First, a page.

Last weekend, just before the holiday, I gave a call out on Facebook, Twitter, and in this blog asking for folks to participate in a recipe test for Spicy Pulled Pork Shoulder.

WOW. I was overwhelmed with the response! So many people responded. Thank you so much! I was blown away.

The results were overwhelmingly positive. Lots of grade A, grade B+ were bestowed. I don’t think we had the first C.

Of course, the funny thing about asking so many people to do this at once were the difference in comments. One tester commented, “It was delicious, but not spicy at all” and suggested I rename it “Savory Pork Shoulder” and to the opposite end of the spectrum was a very apologetic, “I really thought it was really too spicy.”

Part of my job has always been recipe testing. My first “job” as apprentice involved recipe testing for Nathalie Dupree . I’ve written about learning how to recipe test from Anne Willan and as TV Test Kitchen Director for Martha Stewart I was ultimately responsible for all the food on the show, and believe you me I made sure those recipes worked before Martha made them on set.

Recipes aren’t meant to be a ball and chain, but when actually testing a recipe to write it so the whole wide world can follow it and duplicate it without difficulty, instructions must be followed to the letter, that’s my approach and how I learned to do it over the years. When I test recipes for articles and books, I test and test eliminating variables and try to be as detailed as possible so instructions are clear. If I hire people to help me and assist me, that’s the attention to detail I expect.

My name is on the cover of that book.

Sometimes people try a recipe from book and the recipe fails. The cook thinks he or she has done something wrong, when the truth of the matter is the less-than-honest writer hadn’t really tested the recipe. That’s the wildcard of using recipes off the internet. The internet is only as good as the source.

There’s always going to be some differences in recipe testing. Pots differ, BTUs for stovetop power differ, some ovens aren’t properly calibrated. My medium tomato might be a little larger than your medium tomato, but for the most part a professional recipe tester tries to eliminate those nuances.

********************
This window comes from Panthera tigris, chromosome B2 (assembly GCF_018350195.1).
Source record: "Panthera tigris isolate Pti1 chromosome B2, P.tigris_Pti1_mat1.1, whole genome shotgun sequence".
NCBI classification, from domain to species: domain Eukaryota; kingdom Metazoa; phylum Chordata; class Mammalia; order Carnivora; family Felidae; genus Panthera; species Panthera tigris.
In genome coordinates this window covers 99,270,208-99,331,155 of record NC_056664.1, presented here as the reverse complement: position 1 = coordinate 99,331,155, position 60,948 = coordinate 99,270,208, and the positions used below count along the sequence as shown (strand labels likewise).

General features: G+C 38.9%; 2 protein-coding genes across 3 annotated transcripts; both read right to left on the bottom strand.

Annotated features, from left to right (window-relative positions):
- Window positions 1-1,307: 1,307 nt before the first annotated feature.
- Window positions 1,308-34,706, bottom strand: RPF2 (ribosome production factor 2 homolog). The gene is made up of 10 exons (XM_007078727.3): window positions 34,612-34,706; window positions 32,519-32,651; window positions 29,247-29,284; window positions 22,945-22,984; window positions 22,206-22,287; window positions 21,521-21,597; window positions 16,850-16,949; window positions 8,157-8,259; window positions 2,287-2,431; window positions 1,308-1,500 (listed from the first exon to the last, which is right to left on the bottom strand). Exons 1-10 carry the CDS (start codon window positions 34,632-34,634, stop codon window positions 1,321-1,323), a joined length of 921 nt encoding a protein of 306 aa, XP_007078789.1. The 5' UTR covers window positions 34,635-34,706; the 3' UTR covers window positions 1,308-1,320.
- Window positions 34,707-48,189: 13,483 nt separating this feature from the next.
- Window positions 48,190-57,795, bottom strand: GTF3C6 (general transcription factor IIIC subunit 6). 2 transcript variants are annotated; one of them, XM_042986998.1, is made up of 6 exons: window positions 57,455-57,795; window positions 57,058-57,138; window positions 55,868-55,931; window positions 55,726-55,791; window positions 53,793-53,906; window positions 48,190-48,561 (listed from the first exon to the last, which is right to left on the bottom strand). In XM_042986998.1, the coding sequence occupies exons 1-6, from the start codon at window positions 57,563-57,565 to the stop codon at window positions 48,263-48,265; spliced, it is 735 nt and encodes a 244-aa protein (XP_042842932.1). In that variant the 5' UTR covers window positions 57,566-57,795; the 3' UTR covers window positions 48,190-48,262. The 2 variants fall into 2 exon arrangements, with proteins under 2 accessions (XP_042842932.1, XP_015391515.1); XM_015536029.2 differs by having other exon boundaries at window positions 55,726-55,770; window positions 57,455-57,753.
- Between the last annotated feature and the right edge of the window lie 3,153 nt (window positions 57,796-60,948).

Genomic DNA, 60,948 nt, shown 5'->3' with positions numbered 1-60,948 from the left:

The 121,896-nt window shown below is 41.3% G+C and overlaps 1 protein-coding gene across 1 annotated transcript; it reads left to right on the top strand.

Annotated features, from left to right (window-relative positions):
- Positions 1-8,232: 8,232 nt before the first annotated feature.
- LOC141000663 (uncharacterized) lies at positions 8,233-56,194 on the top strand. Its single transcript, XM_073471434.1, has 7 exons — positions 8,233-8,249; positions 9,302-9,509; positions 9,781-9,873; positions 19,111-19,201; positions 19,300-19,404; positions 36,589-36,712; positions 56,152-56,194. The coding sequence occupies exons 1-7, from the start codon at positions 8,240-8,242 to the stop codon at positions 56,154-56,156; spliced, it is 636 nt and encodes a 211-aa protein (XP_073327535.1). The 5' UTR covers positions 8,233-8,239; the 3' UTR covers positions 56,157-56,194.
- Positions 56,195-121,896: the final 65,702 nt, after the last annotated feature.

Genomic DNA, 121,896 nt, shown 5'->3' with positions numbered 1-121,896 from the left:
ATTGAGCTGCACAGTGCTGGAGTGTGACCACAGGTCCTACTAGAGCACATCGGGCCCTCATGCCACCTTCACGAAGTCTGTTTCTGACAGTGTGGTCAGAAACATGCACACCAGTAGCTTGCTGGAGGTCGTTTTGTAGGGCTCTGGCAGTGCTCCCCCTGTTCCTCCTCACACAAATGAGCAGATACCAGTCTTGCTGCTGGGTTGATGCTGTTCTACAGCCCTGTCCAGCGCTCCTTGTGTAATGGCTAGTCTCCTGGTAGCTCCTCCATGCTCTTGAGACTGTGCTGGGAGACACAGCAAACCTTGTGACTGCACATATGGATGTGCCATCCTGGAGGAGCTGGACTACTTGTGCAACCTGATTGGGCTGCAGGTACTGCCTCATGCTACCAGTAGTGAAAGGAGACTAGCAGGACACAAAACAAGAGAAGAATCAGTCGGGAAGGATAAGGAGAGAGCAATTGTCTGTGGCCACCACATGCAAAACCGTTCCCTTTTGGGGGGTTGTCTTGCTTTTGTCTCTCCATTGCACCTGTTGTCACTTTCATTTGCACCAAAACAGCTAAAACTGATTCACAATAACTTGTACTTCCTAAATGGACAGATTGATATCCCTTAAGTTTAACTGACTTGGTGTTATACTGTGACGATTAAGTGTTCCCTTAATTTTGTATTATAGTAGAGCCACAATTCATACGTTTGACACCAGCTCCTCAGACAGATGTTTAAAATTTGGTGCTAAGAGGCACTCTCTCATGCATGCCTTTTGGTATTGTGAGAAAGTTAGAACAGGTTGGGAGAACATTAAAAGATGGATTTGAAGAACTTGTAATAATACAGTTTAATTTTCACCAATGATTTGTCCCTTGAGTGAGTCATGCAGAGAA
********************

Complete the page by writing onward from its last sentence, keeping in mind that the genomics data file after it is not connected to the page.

Some folks took the time to fill out the test sheet, including Katherine, Scott, Jane, and Heather. Wow! I was so impressed by the level of detail. Really cool experiment, you know. It was pretty much out of my control, which, um, sometimes, um, I struggle with.

Well, a good many of the “tests” that came in didn’t actually follow the recipe.

Gulp.

But, you know what? I loved it! Woo-hoo! Freedom!!

I got SO many great ideas and garnered so much great information by NOT following the recipe the way it was written! By doing exactly what I DON’T do!

One tester ran out of Worcestershire sauce and used Picka Pepper, instead. Many, many people tried it on a low and slow grill or Big Green Egg, a cooking method I have still yet to try. Someone from South Georgia used a fresh ham (from the back leg) instead of a shoulder (from the front leg). We had beer used instead of bourbon, muscavado sugar instead of dark brown, and ketchup instead of whole tomatoes. I got a note from Lance who’s testing it today in the UK, I can’t wait to see what he says!

Some folks, like Otis from Columbus, clearly thought it needed more bourbon. Or maybe he needed more bourbon… that wasn’t clear in his notes… well, maybe there’s my answer.

At the end of the day, I learned a lot. This was my first foray into rampant, unbridled, lawless recipe testing. It was enough to make me blush.

I can be a bit hemmed up with things sometimes, so it was good for me to stretch my boundaries and try something new, too.

Of course, I’m taking all those comments, suggestions, observations and writing out another recipe and testing it again.

I just can’t help myself.

Bon Appétit, Y’all!
VA

PS Here is the original Spicy Pulled Pork Shoulder that was posted last weekend, just in case anyone wants to give it a try!